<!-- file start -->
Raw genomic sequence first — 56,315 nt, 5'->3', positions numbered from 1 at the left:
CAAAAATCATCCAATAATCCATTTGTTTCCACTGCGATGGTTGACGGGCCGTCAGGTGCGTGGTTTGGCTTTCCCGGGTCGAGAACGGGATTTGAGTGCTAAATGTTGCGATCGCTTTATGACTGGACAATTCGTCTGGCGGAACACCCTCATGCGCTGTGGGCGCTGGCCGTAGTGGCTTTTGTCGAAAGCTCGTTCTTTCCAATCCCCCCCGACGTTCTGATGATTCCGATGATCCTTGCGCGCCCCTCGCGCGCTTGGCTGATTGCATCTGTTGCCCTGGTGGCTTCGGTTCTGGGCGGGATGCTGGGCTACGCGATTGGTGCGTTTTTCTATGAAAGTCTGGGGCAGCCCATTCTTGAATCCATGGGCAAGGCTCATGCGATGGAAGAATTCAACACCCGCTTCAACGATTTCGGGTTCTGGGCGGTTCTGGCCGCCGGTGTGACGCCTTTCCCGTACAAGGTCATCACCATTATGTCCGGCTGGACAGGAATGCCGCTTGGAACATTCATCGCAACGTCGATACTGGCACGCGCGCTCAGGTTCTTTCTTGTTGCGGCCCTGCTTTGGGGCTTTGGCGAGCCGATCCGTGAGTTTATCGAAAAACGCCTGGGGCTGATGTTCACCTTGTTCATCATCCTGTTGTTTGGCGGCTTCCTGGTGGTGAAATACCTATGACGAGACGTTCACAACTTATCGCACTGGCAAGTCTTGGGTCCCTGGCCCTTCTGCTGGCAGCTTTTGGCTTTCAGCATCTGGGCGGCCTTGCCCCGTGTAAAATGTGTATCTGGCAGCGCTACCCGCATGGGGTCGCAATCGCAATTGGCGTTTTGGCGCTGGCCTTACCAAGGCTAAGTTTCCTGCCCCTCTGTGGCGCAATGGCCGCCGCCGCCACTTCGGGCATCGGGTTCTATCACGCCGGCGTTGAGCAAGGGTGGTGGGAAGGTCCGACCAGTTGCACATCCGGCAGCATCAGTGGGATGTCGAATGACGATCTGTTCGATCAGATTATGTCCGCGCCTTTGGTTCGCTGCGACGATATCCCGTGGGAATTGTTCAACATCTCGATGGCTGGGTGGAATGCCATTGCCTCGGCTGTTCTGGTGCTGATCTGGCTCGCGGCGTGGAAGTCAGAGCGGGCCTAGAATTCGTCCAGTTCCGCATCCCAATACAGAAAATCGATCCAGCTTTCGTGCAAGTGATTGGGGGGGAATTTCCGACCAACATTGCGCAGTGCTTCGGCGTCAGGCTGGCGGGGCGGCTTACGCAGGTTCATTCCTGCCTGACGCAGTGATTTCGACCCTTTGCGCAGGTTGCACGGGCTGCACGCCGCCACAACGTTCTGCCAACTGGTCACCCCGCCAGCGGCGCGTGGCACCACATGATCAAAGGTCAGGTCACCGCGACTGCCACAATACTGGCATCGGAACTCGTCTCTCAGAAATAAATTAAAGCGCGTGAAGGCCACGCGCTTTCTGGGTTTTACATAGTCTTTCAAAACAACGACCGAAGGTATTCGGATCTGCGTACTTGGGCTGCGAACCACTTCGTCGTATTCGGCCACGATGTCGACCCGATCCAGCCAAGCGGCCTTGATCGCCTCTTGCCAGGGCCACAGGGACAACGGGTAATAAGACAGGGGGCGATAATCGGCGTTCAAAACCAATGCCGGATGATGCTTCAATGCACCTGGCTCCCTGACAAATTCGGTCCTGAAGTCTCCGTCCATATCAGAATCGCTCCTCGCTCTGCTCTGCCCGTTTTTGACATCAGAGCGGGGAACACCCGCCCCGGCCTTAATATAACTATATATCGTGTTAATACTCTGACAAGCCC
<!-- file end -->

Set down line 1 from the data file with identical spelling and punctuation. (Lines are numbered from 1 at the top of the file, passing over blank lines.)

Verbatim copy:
Raw genomic sequence first — 56,315 nt, 5'->3', positions numbered from 1 at the left: